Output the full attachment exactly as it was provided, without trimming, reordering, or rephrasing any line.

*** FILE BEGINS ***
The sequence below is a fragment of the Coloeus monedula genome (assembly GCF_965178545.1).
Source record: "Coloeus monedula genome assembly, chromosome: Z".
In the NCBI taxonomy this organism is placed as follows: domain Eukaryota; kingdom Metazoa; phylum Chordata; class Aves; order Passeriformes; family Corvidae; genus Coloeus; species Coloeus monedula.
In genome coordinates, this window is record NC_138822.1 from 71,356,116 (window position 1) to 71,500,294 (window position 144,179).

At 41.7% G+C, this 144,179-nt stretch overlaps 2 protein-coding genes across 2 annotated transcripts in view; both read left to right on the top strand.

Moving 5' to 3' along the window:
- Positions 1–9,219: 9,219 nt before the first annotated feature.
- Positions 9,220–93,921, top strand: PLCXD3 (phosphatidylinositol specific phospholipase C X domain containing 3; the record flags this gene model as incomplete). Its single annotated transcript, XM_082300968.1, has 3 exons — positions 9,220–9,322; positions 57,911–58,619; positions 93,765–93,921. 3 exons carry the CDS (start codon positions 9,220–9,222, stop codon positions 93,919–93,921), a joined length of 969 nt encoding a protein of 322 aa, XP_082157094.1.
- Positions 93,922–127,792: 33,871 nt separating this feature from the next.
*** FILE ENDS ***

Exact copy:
The sequence below is a fragment of the Coloeus monedula genome (assembly GCF_965178545.1).
Source record: "Coloeus monedula genome assembly, chromosome: Z".
In the NCBI taxonomy this organism is placed as follows: domain Eukaryota; kingdom Metazoa; phylum Chordata; class Aves; order Passeriformes; family Corvidae; genus Coloeus; species Coloeus monedula.
In genome coordinates, this window is record NC_138822.1 from 71,356,116 (window position 1) to 71,500,294 (window position 144,179).

At 41.7% G+C, this 144,179-nt stretch overlaps 2 protein-coding genes across 2 annotated transcripts in view; both read left to right on the top strand.

Moving 5' to 3' along the window:
- Positions 1–9,219: 9,219 nt before the first annotated feature.
- Positions 9,220–93,921, top strand: PLCXD3 (phosphatidylinositol specific phospholipase C X domain containing 3; the record flags this gene model as incomplete). Its single annotated transcript, XM_082300968.1, has 3 exons — positions 9,220–9,322; positions 57,911–58,619; positions 93,765–93,921. 3 exons carry the CDS (start codon positions 9,220–9,222, stop codon positions 93,919–93,921), a joined length of 969 nt encoding a protein of 322 aa, XP_082157094.1.
- Positions 93,922–127,792: 33,871 nt separating this feature from the next.